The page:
A Chat With Tallgrass CEO David Dehaemers

Continuing our series of interviews with senior energy executives, we recently had the opportunity to catch up with David Dehaemers, President and CEO of Tallgrass Energy GP (TEGP). The theme of our discussions was: How has the Shale Revolution changed your business? Behind the miserable recent performance of energy infrastructure securities lies the most fantastic American success story. U.S. oil and gas production have significantly altered global markets, culminating with OPEC’s 2016 about-face on low oil prices (see OPEC Blinks).

OPECtried to bankrupt the U.S. Shale industry and failed, because the American capitalist system showed its flexibility. Innovation and productivity improvements substantially lowered break-evens for U.S. producers. Since then, a constant source of investor frustration has come from trying to reconcile booming domestic production of hydrocarbons with the languishing stock prices of the businesses that gather, process, transport and store them.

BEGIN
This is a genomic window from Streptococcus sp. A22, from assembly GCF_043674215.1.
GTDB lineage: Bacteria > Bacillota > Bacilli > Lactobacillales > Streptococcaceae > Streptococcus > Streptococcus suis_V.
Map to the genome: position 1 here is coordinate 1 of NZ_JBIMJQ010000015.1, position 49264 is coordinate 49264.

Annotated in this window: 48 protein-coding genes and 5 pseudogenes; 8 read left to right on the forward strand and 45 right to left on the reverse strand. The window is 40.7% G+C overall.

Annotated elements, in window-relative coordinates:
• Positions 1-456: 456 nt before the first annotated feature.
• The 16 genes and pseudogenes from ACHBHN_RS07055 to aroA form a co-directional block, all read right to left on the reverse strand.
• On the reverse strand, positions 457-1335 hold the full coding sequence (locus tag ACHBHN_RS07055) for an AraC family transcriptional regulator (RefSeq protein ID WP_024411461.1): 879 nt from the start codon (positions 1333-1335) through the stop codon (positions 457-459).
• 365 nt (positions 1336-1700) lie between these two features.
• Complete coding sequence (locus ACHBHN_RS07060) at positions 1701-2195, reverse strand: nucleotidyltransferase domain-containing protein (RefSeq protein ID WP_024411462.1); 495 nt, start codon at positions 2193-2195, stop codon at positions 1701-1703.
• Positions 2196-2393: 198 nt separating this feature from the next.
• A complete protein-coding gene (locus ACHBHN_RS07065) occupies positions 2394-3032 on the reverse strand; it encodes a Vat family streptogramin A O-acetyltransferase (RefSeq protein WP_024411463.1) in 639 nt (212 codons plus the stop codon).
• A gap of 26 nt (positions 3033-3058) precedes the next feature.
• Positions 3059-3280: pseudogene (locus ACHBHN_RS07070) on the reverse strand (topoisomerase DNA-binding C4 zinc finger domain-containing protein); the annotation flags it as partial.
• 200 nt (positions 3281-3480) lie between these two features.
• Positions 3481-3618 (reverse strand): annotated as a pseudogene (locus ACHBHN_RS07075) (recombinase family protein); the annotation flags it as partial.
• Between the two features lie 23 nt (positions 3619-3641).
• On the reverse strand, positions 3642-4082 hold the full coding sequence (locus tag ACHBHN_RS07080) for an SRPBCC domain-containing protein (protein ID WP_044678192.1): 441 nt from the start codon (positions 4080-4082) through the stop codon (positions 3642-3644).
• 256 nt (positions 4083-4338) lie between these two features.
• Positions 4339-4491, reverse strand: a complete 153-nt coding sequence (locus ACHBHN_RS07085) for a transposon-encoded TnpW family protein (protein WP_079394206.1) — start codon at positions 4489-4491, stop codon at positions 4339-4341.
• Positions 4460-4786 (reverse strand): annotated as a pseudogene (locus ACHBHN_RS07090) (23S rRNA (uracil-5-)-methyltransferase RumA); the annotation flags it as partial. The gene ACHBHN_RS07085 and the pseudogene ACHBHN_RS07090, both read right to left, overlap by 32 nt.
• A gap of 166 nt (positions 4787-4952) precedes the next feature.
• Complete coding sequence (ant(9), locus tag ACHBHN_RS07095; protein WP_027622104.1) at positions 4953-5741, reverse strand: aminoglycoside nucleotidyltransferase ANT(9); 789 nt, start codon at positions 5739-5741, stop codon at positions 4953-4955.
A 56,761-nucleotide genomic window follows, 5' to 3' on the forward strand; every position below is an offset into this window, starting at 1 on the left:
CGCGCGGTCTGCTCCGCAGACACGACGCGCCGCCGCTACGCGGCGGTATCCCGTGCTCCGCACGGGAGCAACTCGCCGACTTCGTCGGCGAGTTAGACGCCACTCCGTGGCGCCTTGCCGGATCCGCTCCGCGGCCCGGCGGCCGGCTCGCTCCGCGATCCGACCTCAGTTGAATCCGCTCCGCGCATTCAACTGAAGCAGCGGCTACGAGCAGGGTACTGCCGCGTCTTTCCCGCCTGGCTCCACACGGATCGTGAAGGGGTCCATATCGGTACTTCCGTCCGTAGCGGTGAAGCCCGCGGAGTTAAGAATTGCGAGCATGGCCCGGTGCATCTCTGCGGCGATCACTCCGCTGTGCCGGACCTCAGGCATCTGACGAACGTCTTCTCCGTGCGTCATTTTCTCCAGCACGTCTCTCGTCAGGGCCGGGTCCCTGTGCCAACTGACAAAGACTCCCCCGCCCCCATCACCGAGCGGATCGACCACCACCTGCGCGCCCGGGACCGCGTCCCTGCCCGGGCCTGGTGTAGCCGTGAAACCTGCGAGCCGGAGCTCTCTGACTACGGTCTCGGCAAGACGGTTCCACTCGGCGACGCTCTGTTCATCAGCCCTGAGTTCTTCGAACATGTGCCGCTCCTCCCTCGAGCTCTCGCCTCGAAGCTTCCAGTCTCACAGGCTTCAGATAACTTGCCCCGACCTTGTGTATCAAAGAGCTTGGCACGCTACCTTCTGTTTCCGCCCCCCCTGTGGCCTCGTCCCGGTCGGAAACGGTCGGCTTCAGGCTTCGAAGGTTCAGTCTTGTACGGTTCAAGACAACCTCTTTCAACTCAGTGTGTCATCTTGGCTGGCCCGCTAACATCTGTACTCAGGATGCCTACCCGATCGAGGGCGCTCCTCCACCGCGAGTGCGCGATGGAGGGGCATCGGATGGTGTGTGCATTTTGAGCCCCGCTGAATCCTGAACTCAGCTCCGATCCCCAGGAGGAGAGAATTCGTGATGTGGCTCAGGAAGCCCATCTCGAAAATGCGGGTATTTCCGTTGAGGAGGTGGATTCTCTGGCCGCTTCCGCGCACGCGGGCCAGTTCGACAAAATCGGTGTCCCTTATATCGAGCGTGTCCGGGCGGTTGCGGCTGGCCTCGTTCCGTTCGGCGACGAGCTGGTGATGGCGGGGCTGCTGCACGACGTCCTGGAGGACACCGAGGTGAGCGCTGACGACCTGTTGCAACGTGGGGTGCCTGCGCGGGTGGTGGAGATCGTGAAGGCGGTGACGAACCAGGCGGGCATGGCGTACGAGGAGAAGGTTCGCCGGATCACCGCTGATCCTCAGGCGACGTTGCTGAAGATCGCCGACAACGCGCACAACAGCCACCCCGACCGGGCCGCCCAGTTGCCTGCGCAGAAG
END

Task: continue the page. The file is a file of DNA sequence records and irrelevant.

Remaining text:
The Shale Revolution has impacted Tallgrass as much as any business. CEO Dehaemers noted that their Pony Express crude oil pipeline that runs from Wyoming to Cushing, OK probably wouldn’t exist without it. Even more striking has been the change to Rockies Express (REX), the natural gas pipeline originally built to supply Rocky Mountain gas to Ohio and beyond. As Marcellus Shale production turned the region from an importer to an exporter of natural gas, REX’s prospects, especially at its eastern sector, dimmed.

So Tallgrass reversed the flow of the pipeline, allowing Pennsylvania gas to supply Chicago and the midwest. In the process they created a “header” system that, by running in both directions across the northern U.S. can link up with north-south pipelines to add further supply routes. We’ve written about this in the past (see Tallgrass Energy is the Right Kind of MLP).

As well as the impact on Pony Express and REX noted above, Dehaemers commented that the Shale Revolution had allowed better use of their existing assets. Like all midstream businesses Tallgrass works closely with their producer customers, seeking to ensure that infrastructure capacity is synchronized with growing oil and gas production. The trend is towards fewer vertical wells as drillers employ multi-pads (“mega-pads”), often consisting of up to 16 wells within 400 yards of one another, each with multiple horizontal wells branching off. This is a significant source of the dramatic productivity improvements that many Exploration and Production (E&P) companies have enjoyed in recent years.

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Disclosure: We are invested in TEGP.

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